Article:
Kenya Facts
Kenyan National Parks & Game Reserves
Kenyan Coastal Regions
Mount Kenya
Kenyan Rift Valley and Lakes
Important Travel Information


Kenya is the most popular destination for safaris in the world. It lies across the equator on the east of the African continent. Neighbouring countries are Ethiopia to the north, Somalia to east, Tanzania to south, Uganda to west and South Sudan to north-west. Safari is said to have originated here with its outstanding game viewing, picturesque landscapes and cultured tribes and people.

Population: Approximately 40 million – forty two ethnic origins.
Total land area: 582,645 sq. km (including area covered by water).
Language: Official: English and Kiswahili with 75 different dialects within Kenya.
Capital city: Nairobi.
Nairobi Population: Approx. 4 million

Nairobi, the capital city of Kenya is approximately 8-10 hours flying time from major European cities, and 16-20 hours flying time from North American cities.


The land stretches from the sea level (Indian Ocean) in the east, to 5,199 meters at the peak of the snow-capped Mount Kenya. From the coast, the altitude changes gradually through the coastal belt and plains (below 152 meters above sea level), the dry intermediate low belt to what is known as the Kenya Highlands (over 900 meters above sea level).
The monotony of terrain in the low belt is broken by residual hills, masses of broken boulders and inselbergs. Settlement is confined to places where water can be found. Wildlife reign over the greater part of the low belt. The famous Amboseli Game Reserve and Tsavo National Parks are situated here.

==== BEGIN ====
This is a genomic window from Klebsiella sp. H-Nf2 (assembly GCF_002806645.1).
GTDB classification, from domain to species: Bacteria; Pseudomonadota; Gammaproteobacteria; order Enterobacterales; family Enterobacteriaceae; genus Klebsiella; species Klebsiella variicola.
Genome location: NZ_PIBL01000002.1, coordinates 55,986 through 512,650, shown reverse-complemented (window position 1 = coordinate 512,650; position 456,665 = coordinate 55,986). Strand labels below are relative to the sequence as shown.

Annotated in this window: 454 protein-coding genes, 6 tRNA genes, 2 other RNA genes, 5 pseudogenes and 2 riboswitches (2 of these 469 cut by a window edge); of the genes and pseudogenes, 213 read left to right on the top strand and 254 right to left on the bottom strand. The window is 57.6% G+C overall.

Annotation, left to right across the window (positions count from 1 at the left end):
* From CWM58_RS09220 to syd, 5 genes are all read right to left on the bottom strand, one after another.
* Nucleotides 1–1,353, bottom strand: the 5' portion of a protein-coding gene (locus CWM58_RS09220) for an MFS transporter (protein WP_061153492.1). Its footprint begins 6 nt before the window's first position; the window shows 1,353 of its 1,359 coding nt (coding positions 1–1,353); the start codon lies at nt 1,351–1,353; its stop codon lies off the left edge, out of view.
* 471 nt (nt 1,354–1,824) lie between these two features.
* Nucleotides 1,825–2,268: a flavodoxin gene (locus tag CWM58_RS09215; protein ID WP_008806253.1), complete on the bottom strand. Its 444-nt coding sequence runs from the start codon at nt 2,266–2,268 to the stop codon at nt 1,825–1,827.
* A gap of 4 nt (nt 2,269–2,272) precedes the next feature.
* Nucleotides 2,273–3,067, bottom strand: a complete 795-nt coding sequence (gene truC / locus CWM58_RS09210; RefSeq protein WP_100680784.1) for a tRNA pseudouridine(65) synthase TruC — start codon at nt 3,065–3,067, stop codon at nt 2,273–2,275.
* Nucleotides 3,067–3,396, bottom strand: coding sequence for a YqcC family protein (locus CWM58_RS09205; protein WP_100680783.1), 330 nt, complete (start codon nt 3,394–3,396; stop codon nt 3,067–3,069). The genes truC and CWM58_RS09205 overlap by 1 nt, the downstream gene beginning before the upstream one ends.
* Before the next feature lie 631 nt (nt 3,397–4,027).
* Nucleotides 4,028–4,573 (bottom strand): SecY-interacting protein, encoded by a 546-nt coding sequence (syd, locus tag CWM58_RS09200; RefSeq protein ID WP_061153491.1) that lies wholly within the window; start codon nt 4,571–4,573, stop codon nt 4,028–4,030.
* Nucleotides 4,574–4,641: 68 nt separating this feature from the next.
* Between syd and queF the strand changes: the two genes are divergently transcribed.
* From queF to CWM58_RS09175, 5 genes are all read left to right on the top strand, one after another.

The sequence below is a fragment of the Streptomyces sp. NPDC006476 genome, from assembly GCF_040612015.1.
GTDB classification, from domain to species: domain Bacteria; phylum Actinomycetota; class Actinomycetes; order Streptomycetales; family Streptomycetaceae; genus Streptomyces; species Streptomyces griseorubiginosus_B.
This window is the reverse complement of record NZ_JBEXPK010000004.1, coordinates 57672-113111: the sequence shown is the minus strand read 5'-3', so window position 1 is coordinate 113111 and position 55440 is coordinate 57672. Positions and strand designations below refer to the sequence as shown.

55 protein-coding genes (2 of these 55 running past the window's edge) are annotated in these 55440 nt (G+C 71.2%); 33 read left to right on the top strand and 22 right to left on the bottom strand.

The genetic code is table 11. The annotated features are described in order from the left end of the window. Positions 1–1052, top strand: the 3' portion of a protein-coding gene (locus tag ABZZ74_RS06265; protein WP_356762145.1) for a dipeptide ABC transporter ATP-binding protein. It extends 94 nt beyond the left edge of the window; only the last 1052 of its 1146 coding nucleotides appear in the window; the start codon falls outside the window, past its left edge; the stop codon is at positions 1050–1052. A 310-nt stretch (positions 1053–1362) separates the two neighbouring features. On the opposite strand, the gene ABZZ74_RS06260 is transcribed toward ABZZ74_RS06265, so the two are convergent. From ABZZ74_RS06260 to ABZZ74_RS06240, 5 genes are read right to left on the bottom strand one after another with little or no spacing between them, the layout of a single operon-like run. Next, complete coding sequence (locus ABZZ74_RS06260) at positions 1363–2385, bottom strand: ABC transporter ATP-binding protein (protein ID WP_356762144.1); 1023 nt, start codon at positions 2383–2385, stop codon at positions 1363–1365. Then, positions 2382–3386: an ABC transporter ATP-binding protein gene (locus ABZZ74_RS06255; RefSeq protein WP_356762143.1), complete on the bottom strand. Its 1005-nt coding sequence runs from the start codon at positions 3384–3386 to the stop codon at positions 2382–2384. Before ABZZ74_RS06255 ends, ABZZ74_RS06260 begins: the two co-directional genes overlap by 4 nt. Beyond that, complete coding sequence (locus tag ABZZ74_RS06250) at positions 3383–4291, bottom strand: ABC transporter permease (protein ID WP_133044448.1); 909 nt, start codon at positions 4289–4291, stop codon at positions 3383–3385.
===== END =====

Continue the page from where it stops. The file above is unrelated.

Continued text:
The Great Rift Valley bisects the Kenyan Highlands into east and west. Mount Kenya is on the eastern side. The Highlands are cool and agriculturally rich where both large and small scale farming is carried out. Kenya’s major cash crops are tea, coffee, pyrethrum, wheat and corn. Livestock farming is also practiced extensively.
The Lake Victoria Basin is dominated by Kano plains which are suited for farming through irrigation. The northern part of Kenya is plain and arid. Pastoralism is the main land use activity. However, a variety of food crops do well through irrigation.
Through the diversity in landscapes, Kenya offers mountains, major lakes and rivers, dry and arid savannahs and spectacular beaches.


Kenya enjoys a tropical climate. It is hot and humid at the coast, temperate inland and very dry in the north and northeastern parts of the country.
The average annual temperature for the coastal town of Mombasa (altitude 17 meters) is 30 degrees Celsius maximum and 22.40 Celsius minimum. The capital city, Nairobi (altitude 1,661 meters) sees 25.20 Celsius maximum and 13.60 Celsius minimum. The town of Eldoret (altitude 3,085) faces temperatures of 23.60 Celsius maximum and 9.50 Celsius minimum. The drier northern plain lands (altitude 506 meters) face 34.80 Celsius maximum and 23.70 Celsius minimum.
There is plenty of sunshine all year round and summer clothes are worn throughout the year. However, it is usually cool at night and early in the morning. The long rains occur from April to June and short rains from October to December. The rainfall is sometimes heavy and when it does come it often falls in the afternoons and evenings. The hottest period is from February to March and coldest in July to August.


Month J F M A M J J A S O N D
Mean monthly Max.Temp (C) 27 28 27 26 25 24 23 23 26 27 25 25
Mean Monthly Min.Temp (C) 13 13 14 15 14 12 11 11 12 13 14 13
Mean Monthly Rainfall (mm) 49 36 85 153 126 32 13 18 21 48 132 75



Kenya has known the presence of humankind since the very earliest development of our species.